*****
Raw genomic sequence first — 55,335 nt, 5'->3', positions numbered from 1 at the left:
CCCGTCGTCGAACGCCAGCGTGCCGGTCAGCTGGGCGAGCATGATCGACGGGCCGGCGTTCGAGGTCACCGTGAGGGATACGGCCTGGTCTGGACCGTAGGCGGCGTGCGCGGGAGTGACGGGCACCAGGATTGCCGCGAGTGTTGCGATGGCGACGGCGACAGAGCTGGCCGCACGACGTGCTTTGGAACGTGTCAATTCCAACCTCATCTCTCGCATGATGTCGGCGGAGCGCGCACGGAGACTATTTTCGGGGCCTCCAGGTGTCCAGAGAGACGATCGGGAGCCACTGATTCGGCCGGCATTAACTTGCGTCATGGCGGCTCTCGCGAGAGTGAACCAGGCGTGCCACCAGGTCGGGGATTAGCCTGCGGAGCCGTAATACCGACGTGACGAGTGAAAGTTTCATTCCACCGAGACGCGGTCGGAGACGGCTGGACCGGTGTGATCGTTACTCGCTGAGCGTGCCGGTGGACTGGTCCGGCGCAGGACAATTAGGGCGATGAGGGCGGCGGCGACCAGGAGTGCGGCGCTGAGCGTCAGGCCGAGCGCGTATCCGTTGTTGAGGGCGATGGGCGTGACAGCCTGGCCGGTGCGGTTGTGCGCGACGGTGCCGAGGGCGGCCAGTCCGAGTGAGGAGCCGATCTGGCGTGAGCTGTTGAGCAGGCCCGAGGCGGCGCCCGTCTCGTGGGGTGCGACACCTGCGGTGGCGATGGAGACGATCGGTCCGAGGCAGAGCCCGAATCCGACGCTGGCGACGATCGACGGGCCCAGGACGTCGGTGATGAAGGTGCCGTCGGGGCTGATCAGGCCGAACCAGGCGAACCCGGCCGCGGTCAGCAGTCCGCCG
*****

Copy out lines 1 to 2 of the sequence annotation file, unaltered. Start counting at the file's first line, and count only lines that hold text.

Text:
Raw genomic sequence first — 55,335 nt, 5'->3', positions numbered from 1 at the left:
CCCGTCGTCGAACGCCAGCGTGCCGGTCAGCTGGGCGAGCATGATCGACGGGCCGGCGTTCGAGGTCACCGTGAGGGATACGGCCTGGTCTGGACCGTAGGCGGCGTGCGCGGGAGTGACGGGCACCAGGATTGCCGCGAGTGTTGCGATGGCGACGGCGACAGAGCTGGCCGCACGACGTGCTTTGGAACGTGTCAATTCCAACCTCATCTCTCGCATGATGTCGGCGGAGCGCGCACGGAGACTATTTTCGGGGCCTCCAGGTGTCCAGAGAGACGATCGGGAGCCACTGATTCGGCCGGCATTAACTTGCGTCATGGCGGCTCTCGCGAGAGTGAACCAGGCGTGCCACCAGGTCGGGGATTAGCCTGCGGAGCCGTAATACCGACGTGACGAGTGAAAGTTTCATTCCACCGAGACGCGGTCGGAGACGGCTGGACCGGTGTGATCGTTACTCGCTGAGCGTGCCGGTGGACTGGTCCGGCGCAGGACAATTAGGGCGATGAGGGCGGCGGCGACCAGGAGTGCGGCGCTGAGCGTCAGGCCGAGCGCGTATCCGTTGTTGAGGGCGATGGGCGTGACAGCCTGGCCGGTGCGGTTGTGCGCGACGGTGCCGAGGGCGGCCAGTCCGAGTGAGGAGCCGATCTGGCGTGAGCTGTTGAGCAGGCCCGAGGCGGCGCCCGTCTCGTGGGGTGCGACACCTGCGGTGGCGATGGAGACGATCGGTCCGAGGCAGAGCCCGAATCCGACGCTGGCGACGATCGACGGGCCCAGGACGTCGGTGATGAAGGTGCCGTCGGGGCTGATCAGGCCGAACCAGGCGAACCCGGCCGCGGTCAGCAGTCCGCCG